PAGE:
- Option 1: For managed switches, flow control may be disabled at the switch level, typically through a web or ssh interface. Full instructions on performing this task will vary depending on the switch, and will be found in the switch manufacturer’s documentation.
Option 2: In RHEL it is possible to disable this at the NIC level. This may be disabled by using the following command:
/sbin/ethtool -A $NIC tx off rx off
4.3.2. UDP Connections
JGroups does not perform flow control for UDP connections, and due to this it is recommended to have flow control enabled.
Flow control may be enabled using one of the following methods:
- Option 1: For managed switches, flow control may be enabled at the switch level, typically through a web or ssh interface. Full instructions on performing this task will vary depending on the switch, and will be found in the switch manufacturer’s documentation.
Option 2: In RHEL it is possible to enable this at the NIC level. This may be enabled by using the following command:
/sbin/ethtool -A $NIC tx on rx on
4.4. Jumbo Frames
By default the maximum transmission unit (MTU) is 1500 bytes. Jumbo frames should be enabled when the MTU is larger than the default, or when smaller messages are aggregated to be larger than 1500 bytes. By enabling jumbo frames, more data is sent per ethernet frame. The MTU may be increased to a value up to 9000 bytes.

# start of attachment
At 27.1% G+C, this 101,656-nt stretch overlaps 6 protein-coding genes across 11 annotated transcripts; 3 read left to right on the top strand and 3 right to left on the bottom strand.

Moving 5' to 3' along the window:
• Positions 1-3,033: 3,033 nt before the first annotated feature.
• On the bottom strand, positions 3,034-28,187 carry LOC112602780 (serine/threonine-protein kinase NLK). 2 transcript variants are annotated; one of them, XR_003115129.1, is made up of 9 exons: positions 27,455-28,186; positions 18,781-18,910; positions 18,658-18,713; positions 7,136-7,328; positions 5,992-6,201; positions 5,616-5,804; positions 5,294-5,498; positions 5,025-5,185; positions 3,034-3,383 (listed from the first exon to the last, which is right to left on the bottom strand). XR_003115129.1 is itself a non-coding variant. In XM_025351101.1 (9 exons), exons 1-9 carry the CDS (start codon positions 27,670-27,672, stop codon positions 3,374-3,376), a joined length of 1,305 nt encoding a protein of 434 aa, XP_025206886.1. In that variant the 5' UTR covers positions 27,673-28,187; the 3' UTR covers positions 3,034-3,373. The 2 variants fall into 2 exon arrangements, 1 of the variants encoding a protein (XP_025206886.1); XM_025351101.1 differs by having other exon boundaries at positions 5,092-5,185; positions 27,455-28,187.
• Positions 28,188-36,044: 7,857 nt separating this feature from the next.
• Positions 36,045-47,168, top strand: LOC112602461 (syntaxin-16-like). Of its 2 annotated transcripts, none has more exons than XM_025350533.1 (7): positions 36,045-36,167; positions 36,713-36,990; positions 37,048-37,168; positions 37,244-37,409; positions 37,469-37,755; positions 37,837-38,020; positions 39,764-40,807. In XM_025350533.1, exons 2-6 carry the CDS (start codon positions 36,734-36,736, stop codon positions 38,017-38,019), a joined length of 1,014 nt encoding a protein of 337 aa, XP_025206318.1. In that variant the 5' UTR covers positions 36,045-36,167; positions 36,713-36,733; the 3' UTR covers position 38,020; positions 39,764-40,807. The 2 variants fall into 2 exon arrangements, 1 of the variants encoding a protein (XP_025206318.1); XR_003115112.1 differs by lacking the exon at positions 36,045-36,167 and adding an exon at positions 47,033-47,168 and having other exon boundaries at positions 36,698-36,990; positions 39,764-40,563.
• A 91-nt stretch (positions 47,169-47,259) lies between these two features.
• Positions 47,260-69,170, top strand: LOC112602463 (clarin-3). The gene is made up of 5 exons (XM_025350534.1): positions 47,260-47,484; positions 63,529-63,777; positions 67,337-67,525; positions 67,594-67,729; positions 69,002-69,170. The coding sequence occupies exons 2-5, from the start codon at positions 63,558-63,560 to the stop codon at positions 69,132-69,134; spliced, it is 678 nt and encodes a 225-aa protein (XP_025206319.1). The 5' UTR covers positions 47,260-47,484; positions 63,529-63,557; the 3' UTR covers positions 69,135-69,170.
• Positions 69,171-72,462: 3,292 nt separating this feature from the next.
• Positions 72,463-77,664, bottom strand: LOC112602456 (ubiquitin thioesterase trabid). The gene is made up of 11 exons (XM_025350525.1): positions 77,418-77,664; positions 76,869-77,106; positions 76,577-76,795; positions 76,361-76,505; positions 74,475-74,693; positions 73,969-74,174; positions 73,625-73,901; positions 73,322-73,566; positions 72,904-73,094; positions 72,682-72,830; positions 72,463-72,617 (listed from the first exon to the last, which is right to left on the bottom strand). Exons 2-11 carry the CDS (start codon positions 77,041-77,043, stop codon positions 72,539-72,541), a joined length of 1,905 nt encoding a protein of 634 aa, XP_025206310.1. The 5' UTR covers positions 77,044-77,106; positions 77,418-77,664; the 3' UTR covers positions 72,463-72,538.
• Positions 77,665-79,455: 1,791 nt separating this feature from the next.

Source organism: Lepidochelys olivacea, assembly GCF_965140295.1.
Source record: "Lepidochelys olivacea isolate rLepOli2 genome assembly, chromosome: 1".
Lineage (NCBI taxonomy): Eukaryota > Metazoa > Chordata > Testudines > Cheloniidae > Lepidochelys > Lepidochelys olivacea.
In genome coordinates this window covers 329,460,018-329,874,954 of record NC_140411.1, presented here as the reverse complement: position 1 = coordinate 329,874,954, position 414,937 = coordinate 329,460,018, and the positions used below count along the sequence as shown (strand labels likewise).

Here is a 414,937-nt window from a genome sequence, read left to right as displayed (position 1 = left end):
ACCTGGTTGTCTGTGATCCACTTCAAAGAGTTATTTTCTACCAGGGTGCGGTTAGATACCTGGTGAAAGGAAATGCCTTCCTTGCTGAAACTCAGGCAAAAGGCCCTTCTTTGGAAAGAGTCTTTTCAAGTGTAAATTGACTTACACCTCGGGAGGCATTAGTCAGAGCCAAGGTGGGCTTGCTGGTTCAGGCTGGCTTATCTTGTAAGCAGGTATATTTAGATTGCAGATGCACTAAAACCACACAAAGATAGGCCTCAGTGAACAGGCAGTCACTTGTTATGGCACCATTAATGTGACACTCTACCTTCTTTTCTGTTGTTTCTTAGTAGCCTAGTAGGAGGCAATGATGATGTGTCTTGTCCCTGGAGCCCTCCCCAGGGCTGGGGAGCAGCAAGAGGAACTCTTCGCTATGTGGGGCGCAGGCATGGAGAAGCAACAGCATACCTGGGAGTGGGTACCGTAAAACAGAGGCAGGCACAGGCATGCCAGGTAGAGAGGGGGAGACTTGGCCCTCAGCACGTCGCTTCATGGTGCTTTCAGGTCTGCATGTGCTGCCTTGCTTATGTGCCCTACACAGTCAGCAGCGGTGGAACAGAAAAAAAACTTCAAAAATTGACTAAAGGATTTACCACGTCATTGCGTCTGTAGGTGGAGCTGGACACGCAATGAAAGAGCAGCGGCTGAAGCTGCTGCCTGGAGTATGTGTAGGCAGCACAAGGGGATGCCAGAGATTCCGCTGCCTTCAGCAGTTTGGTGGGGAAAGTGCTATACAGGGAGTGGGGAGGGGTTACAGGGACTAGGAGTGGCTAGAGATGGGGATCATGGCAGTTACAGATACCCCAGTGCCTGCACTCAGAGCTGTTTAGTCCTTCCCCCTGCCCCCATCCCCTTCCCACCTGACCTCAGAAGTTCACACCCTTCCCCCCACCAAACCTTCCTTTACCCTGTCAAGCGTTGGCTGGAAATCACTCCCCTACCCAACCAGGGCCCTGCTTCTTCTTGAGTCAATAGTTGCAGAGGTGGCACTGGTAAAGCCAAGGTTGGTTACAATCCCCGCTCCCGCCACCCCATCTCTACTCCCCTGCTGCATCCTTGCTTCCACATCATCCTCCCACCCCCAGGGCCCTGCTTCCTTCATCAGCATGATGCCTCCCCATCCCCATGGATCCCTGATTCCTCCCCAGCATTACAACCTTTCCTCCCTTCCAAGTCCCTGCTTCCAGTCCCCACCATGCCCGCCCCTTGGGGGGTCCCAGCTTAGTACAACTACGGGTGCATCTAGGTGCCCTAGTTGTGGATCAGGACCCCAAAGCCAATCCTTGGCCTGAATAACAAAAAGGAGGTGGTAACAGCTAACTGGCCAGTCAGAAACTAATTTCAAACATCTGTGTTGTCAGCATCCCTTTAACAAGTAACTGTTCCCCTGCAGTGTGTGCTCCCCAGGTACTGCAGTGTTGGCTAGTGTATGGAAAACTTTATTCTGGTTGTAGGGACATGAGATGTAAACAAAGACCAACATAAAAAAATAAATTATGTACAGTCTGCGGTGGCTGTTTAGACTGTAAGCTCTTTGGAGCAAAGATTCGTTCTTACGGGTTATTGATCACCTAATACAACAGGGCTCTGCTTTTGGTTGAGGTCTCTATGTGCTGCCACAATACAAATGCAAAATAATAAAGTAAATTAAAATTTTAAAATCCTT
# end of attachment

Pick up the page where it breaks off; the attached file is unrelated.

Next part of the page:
For jumbo frames to be effective every intermediate network device between the sender and receiver must support the defined MTU size.
To enable jumbo frames add the following line to the configuration script of the network interface, such as /etc/sysconfig/network-scripts/ifcfg-eth0:
4.5. Transmit Queue Length
The transmit queue determines how many frames are allowed to reside in the kernel transmission queue, with each device having its own queue. This value should be increased when a large number of writes will be expected over a short period of time, resulting in a potential overflow of the transmission queue.
To determine if overruns have occurred the following command may be executed against the device. If the value for
overruns is greater than 0 then the transmission queue length should be increased:
ip -s link show $NIC
This value may be set per device by using the following command:
ip link set $NIC txqueuelen 5000
This value does not persist across system restarts, and as such it is recommended to include the command in a startup script, such as by adding it to /etc/rc.local.
4.6. Network Bonding
Multiple interfaces may be bound together to create a single, bonded, channel. Bonding interfaces in this manner allows two or more network interfaces to function as one, simultaneously increasing the bandwidth and providing redundancy in the event that one interface should fail. It is strongly recommended to bond network interfaces should more than one exist on a given node.
Full instructions on bonding are available in the Networking Guide, available in Red Hat Enterprise Linux’s Product Documentation.